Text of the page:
In its brief on appeal, the MPOA argues, citing Ex parte Smokerise Homeowners Association, 962 So.2d 793 (Ala.2007), that the DLT is estopped from redeeming the disputed property based upon its inequitable conduct. Specifically, the MPOA refers to the DLT's inequitable conduct of failing to pay taxes on the disputed property; of the DLT's delaying bringing suit, despite its knowledge of the sale of the disputed property to Stewart at a tax sale in 2001; and of the DLT's desiring to redeem the disputed property to prevent other lot owners and their guests from accessing the beach by way of the disputed property. In its summary-judgment motion, the MPOA also argued that the DLT's inaction between the time it learned that the disputed property had been sold at a tax sale and its commencing the action to redeem the disputed property prejudiced the MPOA because it would require the MPOA and its members to incur additional costs “in purchasing another beach-access easement at a higher price in today's market.”
“ ‘Laches' is defined as neglect to assert a right or a claim that, taken together with a lapse of time and other circumstances causing disadvantage or prejudice to the adverse party, operates as a bar. See Black's Law Dictionary 787 (5th ed. 1979). Laches is an equitable doctrine designed to prevent unfairness to a defendant ( [the MPOA] ) due to a plaintiff's ( [the DLT's] ) delay in filing suit, in the absence of an appropriate statute of limitations. Equal Employment Opportunity Commission v. Dresser Industries, Inc., 668 F.2d 1199 (11th Cir.1982). It is based on the public policy discouraging stale demands and is not based upon mere lapse of time. It is principally a question of the inequity of permitting a claim to be enforced where some change in condition has taken place that would make the enforcement of the claim unjust. Davis v. Alabama Power Co., 383 F.Supp. 880 (N.D.Ala.1974), affirmed, 542 F.2d 650 (5th Cir.1976), affirmed, 431 U.S. 581, 97 S.Ct. 2002, 52 L.Ed.2d 595 (1977). It is designed to prevent unfairness caused by a party's delay in asserting a claim or by his failure to do something that equity would have required him to do. Sims v. Lewis, 374 So.2d 298 (Ala.1979); United States v. Olin Corp., 606 F.Supp. 1301 (N.D.Ala.1985); Golightly v. Golightly, 474 So.2d 1150 (Ala.Civ.App.1985).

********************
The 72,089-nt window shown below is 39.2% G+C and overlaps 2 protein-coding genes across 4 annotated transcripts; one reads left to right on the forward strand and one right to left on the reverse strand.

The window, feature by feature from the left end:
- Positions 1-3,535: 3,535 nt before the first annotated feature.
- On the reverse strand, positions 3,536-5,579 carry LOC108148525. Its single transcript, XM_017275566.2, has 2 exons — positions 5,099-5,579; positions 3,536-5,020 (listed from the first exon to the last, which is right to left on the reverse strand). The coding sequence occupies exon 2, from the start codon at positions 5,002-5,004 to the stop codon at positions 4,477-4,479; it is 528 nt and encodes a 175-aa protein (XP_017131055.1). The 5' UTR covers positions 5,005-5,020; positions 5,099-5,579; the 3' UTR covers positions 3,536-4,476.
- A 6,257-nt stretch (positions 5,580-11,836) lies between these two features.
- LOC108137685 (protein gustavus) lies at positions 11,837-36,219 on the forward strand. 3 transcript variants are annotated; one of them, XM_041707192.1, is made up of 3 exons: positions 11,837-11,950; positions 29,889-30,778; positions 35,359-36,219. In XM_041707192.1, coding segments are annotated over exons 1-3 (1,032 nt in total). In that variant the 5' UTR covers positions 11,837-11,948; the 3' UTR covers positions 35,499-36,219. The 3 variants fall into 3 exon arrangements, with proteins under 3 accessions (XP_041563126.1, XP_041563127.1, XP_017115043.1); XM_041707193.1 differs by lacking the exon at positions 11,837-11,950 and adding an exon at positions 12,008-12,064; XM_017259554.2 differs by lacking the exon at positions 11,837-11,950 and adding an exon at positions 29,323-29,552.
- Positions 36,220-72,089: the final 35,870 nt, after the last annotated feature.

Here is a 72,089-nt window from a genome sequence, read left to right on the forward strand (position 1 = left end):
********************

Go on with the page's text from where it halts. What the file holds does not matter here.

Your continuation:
“To establish the application of the doctrine of laches, the [MPOA] had to show that [the DLT] delayed in asserting [its] right or claim, that [its] delay was unexcusable, and that [its] delay caused the [MPOA] undue prejudice. Citibank, N.A. v. Citibanc Group, Inc., 724 F.2d 1540 (11th Cir.1984); Equal Employment Opportunity Commission v. Dresser Industries, Inc., supra. Classic elements of undue prejudice, for purposes of determining the applicability of the doctrine of laches, include the unavailability of witnesses, changed personnel, and the loss of pertinent records. Equal Employment Opportunity Commission v. Dresser Industries, Inc., supra. To bring the doctrine of laches into operation, it is not necessary that the court should be convinced that the original claim was unjust or had been satisfied, but it is sufficient if the court believes that, under the circumstances, it is too late to ascertain the merits of the controversy. Meeks v. Meeks, 251 Ala. 435, 37 So.2d 914 (1948).”